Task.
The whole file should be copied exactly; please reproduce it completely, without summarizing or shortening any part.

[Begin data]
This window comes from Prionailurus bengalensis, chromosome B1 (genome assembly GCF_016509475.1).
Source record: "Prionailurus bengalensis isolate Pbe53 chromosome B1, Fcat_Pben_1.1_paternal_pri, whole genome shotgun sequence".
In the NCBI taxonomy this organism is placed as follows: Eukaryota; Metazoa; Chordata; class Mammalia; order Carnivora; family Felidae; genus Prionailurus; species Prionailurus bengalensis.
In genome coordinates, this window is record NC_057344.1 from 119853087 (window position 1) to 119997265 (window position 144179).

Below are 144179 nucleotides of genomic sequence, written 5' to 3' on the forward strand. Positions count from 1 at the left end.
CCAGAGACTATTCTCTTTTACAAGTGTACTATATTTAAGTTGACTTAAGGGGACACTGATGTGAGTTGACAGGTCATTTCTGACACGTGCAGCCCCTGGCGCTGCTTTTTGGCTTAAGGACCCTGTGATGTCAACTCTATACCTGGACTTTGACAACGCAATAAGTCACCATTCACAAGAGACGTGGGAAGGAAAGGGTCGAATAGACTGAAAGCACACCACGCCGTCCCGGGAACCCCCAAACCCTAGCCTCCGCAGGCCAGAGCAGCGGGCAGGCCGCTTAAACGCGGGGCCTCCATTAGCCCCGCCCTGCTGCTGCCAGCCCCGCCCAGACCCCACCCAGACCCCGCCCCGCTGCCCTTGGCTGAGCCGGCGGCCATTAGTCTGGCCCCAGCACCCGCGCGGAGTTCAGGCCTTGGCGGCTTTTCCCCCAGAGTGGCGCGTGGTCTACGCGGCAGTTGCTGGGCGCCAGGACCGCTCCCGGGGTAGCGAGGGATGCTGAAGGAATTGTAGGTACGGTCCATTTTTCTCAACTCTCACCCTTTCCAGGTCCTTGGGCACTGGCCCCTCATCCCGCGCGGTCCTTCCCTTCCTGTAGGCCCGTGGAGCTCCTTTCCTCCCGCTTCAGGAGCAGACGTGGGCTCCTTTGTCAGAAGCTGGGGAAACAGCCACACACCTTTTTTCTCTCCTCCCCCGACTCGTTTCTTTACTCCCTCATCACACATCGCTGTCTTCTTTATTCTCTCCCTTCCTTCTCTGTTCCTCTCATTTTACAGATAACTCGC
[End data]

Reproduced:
This window comes from Prionailurus bengalensis, chromosome B1 (genome assembly GCF_016509475.1).
Source record: "Prionailurus bengalensis isolate Pbe53 chromosome B1, Fcat_Pben_1.1_paternal_pri, whole genome shotgun sequence".
In the NCBI taxonomy this organism is placed as follows: Eukaryota; Metazoa; Chordata; class Mammalia; order Carnivora; family Felidae; genus Prionailurus; species Prionailurus bengalensis.
In genome coordinates, this window is record NC_057344.1 from 119853087 (window position 1) to 119997265 (window position 144179).

Below are 144179 nucleotides of genomic sequence, written 5' to 3' on the forward strand. Positions count from 1 at the left end.
CCAGAGACTATTCTCTTTTACAAGTGTACTATATTTAAGTTGACTTAAGGGGACACTGATGTGAGTTGACAGGTCATTTCTGACACGTGCAGCCCCTGGCGCTGCTTTTTGGCTTAAGGACCCTGTGATGTCAACTCTATACCTGGACTTTGACAACGCAATAAGTCACCATTCACAAGAGACGTGGGAAGGAAAGGGTCGAATAGACTGAAAGCACACCACGCCGTCCCGGGAACCCCCAAACCCTAGCCTCCGCAGGCCAGAGCAGCGGGCAGGCCGCTTAAACGCGGGGCCTCCATTAGCCCCGCCCTGCTGCTGCCAGCCCCGCCCAGACCCCACCCAGACCCCGCCCCGCTGCCCTTGGCTGAGCCGGCGGCCATTAGTCTGGCCCCAGCACCCGCGCGGAGTTCAGGCCTTGGCGGCTTTTCCCCCAGAGTGGCGCGTGGTCTACGCGGCAGTTGCTGGGCGCCAGGACCGCTCCCGGGGTAGCGAGGGATGCTGAAGGAATTGTAGGTACGGTCCATTTTTCTCAACTCTCACCCTTTCCAGGTCCTTGGGCACTGGCCCCTCATCCCGCGCGGTCCTTCCCTTCCTGTAGGCCCGTGGAGCTCCTTTCCTCCCGCTTCAGGAGCAGACGTGGGCTCCTTTGTCAGAAGCTGGGGAAACAGCCACACACCTTTTTTCTCTCCTCCCCCGACTCGTTTCTTTACTCCCTCATCACACATCGCTGTCTTCTTTATTCTCTCCCTTCCTTCTCTGTTCCTCTCATTTTACAGATAACTCGC